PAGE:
Curio Bay, located in the Catlins, near the southern end of the South Island,is best known for its petrified forest, some 170 million years old. The fossil forest is recognised as one of the best examples of Jurassic fossil forest in the world.

The fossilised logs, from ancient conifers closely related to modern Kauri and Norfolk Pine, were buried by volcanic mud flows and gradually silica has replaced the entire woody structure of the trees. The fossilised wood has a remarkably good texture – it looks much like real wood yet feels like stone. The sea has gradually eroded the rocks around the fossil impressions leaving them visible. On occasion, trunks over 50ft in length have been measured and some have even exceeded 100 ft long.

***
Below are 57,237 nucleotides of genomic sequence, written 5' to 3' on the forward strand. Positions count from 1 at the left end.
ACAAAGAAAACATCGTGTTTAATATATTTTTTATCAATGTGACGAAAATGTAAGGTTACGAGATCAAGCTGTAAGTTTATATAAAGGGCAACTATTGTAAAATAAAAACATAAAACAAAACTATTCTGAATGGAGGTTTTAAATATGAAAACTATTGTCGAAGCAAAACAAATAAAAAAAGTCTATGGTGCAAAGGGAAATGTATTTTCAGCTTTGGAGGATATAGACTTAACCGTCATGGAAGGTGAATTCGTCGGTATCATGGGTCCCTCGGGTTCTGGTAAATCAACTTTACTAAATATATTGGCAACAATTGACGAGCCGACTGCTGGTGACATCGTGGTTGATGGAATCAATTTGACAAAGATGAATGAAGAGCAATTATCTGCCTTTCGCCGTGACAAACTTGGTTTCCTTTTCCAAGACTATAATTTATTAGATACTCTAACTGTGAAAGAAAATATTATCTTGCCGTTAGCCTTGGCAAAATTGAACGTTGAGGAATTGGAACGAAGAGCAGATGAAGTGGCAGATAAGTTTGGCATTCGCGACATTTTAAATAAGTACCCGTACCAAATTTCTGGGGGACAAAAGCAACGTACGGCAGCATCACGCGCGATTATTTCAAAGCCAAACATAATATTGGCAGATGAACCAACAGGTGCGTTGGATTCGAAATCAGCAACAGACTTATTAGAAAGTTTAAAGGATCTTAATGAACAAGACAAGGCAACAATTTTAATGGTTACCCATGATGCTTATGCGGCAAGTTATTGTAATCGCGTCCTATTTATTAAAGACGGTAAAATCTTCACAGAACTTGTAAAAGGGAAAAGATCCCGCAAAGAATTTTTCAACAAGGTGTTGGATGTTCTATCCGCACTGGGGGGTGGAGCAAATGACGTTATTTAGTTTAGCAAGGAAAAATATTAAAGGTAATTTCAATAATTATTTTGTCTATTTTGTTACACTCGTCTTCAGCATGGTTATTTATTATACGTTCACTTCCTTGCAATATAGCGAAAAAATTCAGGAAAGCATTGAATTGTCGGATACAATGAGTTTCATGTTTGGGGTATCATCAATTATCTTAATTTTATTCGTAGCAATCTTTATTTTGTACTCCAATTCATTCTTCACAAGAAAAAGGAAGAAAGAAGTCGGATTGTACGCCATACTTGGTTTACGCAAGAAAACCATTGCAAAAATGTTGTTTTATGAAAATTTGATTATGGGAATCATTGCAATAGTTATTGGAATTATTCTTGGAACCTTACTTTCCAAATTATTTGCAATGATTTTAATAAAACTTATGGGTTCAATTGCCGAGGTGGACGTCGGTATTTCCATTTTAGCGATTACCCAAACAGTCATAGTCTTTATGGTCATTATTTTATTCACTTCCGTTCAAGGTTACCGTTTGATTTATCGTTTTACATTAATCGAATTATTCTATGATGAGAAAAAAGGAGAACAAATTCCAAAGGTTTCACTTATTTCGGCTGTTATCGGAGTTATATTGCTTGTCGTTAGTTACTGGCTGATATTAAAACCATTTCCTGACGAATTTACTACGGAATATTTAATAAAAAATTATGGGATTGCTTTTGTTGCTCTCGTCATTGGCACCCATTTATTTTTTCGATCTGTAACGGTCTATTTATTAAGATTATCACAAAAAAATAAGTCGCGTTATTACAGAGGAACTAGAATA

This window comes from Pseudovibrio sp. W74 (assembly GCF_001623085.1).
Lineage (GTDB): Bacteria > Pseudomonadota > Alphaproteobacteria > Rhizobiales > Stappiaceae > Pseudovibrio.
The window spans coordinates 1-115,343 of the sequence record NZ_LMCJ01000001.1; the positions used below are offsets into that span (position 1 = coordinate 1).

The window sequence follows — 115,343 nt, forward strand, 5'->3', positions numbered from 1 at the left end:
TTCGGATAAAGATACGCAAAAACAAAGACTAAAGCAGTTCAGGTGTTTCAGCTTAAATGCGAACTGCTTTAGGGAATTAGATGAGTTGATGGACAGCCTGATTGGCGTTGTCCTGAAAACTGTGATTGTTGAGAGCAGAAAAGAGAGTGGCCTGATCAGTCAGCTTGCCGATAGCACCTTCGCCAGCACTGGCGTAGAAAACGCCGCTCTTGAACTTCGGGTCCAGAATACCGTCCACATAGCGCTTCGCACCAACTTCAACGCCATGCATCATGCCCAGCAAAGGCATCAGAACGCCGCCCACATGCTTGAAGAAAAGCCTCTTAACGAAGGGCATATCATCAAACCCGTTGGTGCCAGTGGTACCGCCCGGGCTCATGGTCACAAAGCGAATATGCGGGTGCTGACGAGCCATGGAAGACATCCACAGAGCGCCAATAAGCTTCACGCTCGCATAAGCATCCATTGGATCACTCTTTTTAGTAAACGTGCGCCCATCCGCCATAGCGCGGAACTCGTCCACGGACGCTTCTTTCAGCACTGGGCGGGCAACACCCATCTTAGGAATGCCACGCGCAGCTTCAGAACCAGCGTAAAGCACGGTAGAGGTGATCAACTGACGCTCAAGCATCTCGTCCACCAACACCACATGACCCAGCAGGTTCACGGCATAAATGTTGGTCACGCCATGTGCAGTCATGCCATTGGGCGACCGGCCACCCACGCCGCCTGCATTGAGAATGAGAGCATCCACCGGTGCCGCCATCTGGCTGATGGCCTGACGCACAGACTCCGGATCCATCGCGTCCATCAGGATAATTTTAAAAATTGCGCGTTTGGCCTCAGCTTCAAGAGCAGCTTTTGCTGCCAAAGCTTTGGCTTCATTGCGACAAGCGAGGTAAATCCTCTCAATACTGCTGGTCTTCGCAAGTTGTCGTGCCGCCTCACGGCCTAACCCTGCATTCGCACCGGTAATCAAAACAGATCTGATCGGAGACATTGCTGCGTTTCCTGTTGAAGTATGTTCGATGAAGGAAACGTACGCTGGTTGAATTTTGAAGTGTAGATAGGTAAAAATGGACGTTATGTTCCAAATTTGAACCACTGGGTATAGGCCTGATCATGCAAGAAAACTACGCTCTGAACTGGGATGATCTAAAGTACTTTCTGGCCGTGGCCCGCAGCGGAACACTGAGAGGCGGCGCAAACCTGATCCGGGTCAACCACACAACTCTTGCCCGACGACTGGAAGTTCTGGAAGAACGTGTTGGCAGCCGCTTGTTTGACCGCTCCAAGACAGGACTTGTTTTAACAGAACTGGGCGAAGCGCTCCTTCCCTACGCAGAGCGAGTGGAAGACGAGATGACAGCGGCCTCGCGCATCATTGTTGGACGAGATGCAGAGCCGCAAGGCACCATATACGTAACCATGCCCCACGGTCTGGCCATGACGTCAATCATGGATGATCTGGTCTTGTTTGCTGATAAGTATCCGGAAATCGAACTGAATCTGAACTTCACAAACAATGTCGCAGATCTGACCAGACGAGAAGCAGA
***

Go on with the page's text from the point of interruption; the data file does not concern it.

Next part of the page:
The Catlins is a rugged, sparsely populated area, noted for its scenic coastal landscape and is home to many endangered species including the rare Hector's Dolphin and the yellow-eyed penguin. The exposed location of the bay leads to some wild weather and heavy ocean swells, which are an attraction to big-wave surfers.

Image by Christian Mehlführer at Wikipedia - Creative Commons Attribution license.

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Map showing Curio Bay